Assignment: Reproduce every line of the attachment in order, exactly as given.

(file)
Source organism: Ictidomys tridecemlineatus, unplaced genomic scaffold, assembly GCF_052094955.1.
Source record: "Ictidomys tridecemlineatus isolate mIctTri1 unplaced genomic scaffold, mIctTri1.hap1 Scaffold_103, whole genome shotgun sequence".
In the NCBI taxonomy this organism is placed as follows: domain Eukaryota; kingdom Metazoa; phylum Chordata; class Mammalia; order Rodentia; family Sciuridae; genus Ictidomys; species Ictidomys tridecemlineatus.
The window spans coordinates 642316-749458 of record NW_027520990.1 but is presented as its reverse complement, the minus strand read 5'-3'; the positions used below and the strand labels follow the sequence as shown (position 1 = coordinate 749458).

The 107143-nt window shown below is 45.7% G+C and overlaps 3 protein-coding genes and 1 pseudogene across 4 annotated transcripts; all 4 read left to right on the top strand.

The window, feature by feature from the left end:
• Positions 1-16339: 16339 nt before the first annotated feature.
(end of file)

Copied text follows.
Source organism: Ictidomys tridecemlineatus, unplaced genomic scaffold, assembly GCF_052094955.1.
Source record: "Ictidomys tridecemlineatus isolate mIctTri1 unplaced genomic scaffold, mIctTri1.hap1 Scaffold_103, whole genome shotgun sequence".
In the NCBI taxonomy this organism is placed as follows: domain Eukaryota; kingdom Metazoa; phylum Chordata; class Mammalia; order Rodentia; family Sciuridae; genus Ictidomys; species Ictidomys tridecemlineatus.
The window spans coordinates 642316-749458 of record NW_027520990.1 but is presented as its reverse complement, the minus strand read 5'-3'; the positions used below and the strand labels follow the sequence as shown (position 1 = coordinate 749458).

The 107143-nt window shown below is 45.7% G+C and overlaps 3 protein-coding genes and 1 pseudogene across 4 annotated transcripts; all 4 read left to right on the top strand.

The window, feature by feature from the left end:
• Positions 1-16339: 16339 nt before the first annotated feature.